Fifty years after the invention of the optical laser, two separate research groups have independently made important steps toward making phonon lasers — a type of laser that emits very high-frequency, coordinated sound rather than light waves — a reality. The studies, published in the journal Physical Review Letters, could lead to a completely new kind of laser that could find interesting applications in medical imaging.  Read More

Black Titanium created by a blast from femtosecond laser (Photo: Richard Baker, University...

Scientist Chunlei Guo discovered a way to change the surface of a variety of metals so they absorbed virtually all light by using intense laser light in late 2006. He followed up his “black metal” discovery in 2008 by discovering how to use the same basic process to alter surface properties to turn metals a variety of colors. Now Guo and his University of Rochester colleagues have discovered that the altered black metals can detect electromagnetic radiation with frequencies in the terahertz range, also known as T-rays, which have potential in medical and scientific scanning applications, as well as security scanners.  Read More

OLED data glasses developed by German students at the Fraunhofer Institute in Dresden

You don't need to work for the secret service or as a jet fighter pilot to appreciate the sheer convenience – and craftiness – of being able to grab hold of crucial information, without so much as lifting a finger or batting an eyelid. Students at the Fraunhofer Institute in Germany are developing a pair of interactive data eyeglasses that can project an image onto the retina from an organic light-emitting diode (OLED) micro-display, making the image appear as if it's a meter in front of the wearer. While similar headwear only throws up a static image, the students are working on eye-tracking technology that allows wearers, with just the movement of the eyeball, to scroll through information or move elements about.  Read More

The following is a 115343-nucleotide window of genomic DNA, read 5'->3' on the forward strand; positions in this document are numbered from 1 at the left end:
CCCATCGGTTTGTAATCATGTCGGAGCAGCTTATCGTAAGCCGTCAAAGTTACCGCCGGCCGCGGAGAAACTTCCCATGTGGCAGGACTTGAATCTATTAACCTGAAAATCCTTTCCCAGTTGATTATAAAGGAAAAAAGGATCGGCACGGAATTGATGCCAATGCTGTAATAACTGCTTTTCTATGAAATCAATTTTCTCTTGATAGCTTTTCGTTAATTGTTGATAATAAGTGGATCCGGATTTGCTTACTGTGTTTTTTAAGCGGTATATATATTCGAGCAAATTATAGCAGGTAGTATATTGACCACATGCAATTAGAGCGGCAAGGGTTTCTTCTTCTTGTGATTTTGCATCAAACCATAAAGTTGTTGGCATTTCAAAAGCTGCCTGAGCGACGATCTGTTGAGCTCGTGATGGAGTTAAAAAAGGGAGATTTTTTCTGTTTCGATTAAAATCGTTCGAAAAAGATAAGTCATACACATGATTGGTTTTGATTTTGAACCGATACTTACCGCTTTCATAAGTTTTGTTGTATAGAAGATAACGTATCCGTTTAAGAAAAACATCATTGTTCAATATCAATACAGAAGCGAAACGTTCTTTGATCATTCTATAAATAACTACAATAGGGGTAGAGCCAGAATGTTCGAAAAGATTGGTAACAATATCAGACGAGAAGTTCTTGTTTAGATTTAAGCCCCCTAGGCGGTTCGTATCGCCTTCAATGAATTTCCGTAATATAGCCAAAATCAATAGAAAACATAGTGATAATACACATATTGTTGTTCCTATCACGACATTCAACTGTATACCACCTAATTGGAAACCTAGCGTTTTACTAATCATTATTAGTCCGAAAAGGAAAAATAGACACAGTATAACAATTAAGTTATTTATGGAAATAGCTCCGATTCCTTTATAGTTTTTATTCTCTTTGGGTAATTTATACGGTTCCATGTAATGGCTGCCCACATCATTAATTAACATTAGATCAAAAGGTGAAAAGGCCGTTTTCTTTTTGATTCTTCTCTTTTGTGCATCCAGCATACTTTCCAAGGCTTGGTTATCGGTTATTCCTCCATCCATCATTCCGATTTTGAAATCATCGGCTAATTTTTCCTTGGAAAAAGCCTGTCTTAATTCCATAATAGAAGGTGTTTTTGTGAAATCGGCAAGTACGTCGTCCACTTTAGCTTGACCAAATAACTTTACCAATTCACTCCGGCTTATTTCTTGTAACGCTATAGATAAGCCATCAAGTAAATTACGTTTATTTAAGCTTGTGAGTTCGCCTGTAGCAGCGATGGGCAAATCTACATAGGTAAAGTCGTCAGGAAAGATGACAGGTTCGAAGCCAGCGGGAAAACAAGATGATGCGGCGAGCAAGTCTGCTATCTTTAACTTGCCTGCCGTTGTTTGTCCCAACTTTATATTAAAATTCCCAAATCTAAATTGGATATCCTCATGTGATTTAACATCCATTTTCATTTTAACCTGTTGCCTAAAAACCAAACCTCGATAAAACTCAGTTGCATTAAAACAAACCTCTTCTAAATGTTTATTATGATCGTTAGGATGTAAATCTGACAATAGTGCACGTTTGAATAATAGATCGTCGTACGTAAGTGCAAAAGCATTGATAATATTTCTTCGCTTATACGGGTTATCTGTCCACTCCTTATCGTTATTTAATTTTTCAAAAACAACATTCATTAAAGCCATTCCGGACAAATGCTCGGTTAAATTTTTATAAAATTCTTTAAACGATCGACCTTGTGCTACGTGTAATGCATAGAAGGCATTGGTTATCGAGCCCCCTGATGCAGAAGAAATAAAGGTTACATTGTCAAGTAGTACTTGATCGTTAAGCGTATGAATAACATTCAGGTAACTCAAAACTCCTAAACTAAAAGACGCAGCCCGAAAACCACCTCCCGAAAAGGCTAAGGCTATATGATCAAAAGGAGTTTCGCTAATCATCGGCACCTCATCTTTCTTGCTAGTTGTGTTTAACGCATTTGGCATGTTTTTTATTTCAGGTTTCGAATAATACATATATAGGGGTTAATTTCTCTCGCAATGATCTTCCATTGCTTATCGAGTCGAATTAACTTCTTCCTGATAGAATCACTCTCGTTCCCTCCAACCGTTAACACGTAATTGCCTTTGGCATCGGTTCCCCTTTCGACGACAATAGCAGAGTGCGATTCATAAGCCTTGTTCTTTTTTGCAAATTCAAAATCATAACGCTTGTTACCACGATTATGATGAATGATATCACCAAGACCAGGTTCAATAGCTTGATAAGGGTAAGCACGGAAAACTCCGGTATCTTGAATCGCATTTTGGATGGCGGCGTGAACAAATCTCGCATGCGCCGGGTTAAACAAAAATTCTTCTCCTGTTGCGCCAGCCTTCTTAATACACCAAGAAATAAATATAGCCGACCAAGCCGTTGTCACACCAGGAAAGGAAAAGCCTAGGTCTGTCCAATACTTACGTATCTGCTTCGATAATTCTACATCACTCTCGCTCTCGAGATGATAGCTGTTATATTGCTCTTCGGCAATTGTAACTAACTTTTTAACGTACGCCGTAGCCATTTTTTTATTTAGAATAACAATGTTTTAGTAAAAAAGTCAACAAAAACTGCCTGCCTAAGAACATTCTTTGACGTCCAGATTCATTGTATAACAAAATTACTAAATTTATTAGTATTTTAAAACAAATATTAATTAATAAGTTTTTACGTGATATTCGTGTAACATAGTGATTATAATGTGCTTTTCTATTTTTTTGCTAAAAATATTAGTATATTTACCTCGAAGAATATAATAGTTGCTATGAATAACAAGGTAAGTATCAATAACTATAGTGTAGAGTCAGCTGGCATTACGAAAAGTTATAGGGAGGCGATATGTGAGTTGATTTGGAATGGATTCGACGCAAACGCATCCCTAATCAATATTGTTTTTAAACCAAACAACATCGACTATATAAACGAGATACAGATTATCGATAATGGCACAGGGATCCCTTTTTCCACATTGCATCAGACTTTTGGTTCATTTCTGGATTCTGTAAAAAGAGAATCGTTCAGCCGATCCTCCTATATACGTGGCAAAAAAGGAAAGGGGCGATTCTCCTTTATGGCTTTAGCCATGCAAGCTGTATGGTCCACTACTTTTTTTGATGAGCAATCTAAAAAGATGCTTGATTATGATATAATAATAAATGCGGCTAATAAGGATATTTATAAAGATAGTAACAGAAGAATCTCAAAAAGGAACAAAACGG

CT dose reduction technology uses military technology

December 1, 2008 The CereTom portable CT scanner is remarkable, but the latest improvement to the remarkable machine comes entirely through software – it’s a Noise/Dose Reduction solution for medical imaging. NeuroLogica’s CT post reconstruction filter is similar to military synthetic aperture radar systems which filter out “noise” while preserving signal quality to thus better “see” objects. These algorithms are computationally intensive but thanks to Moore’s Law and the advent of ever faster, inexpensive computers, we’ll inevitably see many new smarts being added to existing machines. The ingenious solution reduces image noise while preserving spatial resolution and noise texture. The advantage offered by the technology is in significantly reducing accumulated exposure of critical and pediatric patients to radiation without sacrificing image quality.  Read More

NVIDIA Quadro FX 5800 - the first graphics card with 4GB memory

Launched under the by-line of "the most powerful professional graphics card in graphics history", NVIDIA 's new flagship Quadro FX 5800 graphics card features up to 240 CUDA programmable parallel cores and world first 4GB GDDR3 GPU Memory offering bandwidth up to 102GB/sec.  Read More